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And most of us are not good at making polls!

The motive for my question was to see how much a retiree he can tap at his discretion without paying taxes and penalty. This is important for an early retiree who must live off his savings, has not yet gotten SS, and cannot tap his IRA/401k until he reaches 59-1/2 without going through the straight-jacketed 72t. That would be me.

Another reason was that people who get less than $90K/yr from qualified dividends and cap gains get a free ride on the income tax, but if one has no or little taxable accounts, he cannot make use of this "generosity". Again, I am lucky to make use of a bit of that.

What is interesting is that because our tax laws are so complicated, there are more than just two simple types of assets as I originally thought of in my simplistic model.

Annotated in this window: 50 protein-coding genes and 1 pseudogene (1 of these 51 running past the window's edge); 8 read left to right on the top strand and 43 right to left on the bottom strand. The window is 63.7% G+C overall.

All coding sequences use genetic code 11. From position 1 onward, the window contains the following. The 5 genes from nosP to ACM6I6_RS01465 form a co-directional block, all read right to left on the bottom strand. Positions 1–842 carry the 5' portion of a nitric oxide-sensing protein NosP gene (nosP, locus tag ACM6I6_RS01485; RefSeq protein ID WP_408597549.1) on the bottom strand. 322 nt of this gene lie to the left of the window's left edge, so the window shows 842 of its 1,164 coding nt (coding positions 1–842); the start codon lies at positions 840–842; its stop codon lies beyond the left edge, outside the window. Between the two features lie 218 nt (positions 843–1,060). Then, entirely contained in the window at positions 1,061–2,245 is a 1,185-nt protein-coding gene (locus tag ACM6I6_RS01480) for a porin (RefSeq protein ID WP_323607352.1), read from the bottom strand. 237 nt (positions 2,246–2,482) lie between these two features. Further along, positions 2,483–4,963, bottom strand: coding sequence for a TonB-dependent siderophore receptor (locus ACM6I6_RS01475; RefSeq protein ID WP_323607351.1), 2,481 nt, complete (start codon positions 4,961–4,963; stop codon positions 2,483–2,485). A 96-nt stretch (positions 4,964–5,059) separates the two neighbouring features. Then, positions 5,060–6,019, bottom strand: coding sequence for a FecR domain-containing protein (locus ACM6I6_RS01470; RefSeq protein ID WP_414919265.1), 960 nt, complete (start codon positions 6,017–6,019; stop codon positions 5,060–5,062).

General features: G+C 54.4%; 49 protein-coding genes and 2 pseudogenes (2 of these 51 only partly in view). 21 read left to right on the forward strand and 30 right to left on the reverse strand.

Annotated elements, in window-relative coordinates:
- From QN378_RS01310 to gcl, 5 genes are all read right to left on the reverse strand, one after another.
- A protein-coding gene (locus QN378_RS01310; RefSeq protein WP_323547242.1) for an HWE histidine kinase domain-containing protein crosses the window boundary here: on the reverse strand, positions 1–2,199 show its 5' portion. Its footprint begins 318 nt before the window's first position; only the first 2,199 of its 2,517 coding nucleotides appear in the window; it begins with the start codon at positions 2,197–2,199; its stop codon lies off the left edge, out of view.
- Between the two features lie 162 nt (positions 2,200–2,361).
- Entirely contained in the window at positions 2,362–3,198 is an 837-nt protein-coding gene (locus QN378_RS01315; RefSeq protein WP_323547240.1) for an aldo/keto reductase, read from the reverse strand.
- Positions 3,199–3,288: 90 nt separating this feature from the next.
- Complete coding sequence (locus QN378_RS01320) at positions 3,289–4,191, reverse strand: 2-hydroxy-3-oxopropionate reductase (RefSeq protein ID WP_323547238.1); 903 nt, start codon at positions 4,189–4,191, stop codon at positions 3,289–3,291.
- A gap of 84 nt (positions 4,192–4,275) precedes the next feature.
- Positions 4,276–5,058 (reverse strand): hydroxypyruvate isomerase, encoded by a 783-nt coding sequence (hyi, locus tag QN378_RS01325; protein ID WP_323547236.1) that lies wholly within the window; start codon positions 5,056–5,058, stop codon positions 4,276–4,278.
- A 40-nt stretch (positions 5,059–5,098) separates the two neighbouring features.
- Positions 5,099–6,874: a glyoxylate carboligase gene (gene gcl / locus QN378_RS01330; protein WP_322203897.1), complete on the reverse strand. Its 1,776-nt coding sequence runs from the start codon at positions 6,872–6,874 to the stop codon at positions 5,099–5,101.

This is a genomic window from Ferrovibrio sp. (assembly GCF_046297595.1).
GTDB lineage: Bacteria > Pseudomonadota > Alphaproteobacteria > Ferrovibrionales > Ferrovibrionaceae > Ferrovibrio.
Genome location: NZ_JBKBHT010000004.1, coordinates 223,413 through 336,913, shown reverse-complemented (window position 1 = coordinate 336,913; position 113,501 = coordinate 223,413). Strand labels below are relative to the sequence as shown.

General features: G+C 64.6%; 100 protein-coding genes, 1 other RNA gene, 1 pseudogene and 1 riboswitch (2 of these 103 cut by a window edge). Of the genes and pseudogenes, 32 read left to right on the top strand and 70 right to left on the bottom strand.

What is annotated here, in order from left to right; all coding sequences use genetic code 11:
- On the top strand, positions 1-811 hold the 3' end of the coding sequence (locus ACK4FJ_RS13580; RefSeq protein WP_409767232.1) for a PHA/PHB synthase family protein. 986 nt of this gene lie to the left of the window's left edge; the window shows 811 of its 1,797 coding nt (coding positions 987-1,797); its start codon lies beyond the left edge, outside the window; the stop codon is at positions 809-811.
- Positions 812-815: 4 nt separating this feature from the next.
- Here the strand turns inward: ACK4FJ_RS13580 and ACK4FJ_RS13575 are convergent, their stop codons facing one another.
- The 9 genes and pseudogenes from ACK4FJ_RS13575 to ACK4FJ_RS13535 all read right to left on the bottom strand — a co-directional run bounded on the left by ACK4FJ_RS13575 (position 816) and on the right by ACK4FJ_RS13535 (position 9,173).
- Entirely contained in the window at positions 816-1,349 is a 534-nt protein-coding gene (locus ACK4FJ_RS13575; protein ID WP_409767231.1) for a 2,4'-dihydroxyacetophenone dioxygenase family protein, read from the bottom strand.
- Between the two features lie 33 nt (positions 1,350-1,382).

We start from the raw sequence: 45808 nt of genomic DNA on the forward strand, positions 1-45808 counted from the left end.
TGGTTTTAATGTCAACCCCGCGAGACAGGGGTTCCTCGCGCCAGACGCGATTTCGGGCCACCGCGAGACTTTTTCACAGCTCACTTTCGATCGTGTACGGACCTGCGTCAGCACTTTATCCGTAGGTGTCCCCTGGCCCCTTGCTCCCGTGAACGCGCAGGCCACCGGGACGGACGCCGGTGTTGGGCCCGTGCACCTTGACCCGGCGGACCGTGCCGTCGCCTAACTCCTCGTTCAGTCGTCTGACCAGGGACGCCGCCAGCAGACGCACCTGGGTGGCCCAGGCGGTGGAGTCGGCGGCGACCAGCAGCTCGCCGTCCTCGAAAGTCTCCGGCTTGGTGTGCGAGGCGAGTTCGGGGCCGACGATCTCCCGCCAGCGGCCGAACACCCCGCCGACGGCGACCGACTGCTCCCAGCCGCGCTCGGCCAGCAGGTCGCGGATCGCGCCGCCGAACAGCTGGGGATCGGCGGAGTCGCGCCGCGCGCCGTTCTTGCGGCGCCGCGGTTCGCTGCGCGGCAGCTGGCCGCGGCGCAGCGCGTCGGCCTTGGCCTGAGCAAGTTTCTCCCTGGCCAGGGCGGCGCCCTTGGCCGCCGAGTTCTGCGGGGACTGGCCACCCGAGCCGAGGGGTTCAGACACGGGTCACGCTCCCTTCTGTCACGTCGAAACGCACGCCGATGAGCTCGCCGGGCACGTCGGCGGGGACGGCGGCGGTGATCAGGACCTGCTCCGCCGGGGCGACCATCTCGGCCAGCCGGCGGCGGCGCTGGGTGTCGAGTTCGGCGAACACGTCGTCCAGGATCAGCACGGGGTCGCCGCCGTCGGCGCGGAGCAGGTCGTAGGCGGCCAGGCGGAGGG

If I have any investment RE and need to liquidate it to survive, the basis will not be taxed, but the cap gain will be. If this taxable cap gain is exempted from taxes for people under the $90K/yr income, then it would be like the stocks in my brokerage accounts. I do not know if the rent thrown off that RE gets good treatment like my stock dividends, but it probably does not. So, is investment RE just like taxable accounts, or just somewhat like it?

Gosh! See how people getting the same income can pay all different taxes, depending on the source?
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Old 01-23-2013, 08:11 PM   #54
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If I have any investment RE and need to liquidate it to survive, the basis will not be taxed, but the cap gain will be. If this taxable cap gain is exempted from taxes for people under the $90K/yr income, then it would be like the stocks in my brokerage accounts. I do not know if the rent thrown off that RE gets good treatment like my stock dividends, but it probably does not. So, is investment RE just like taxable accounts, or just somewhat like it?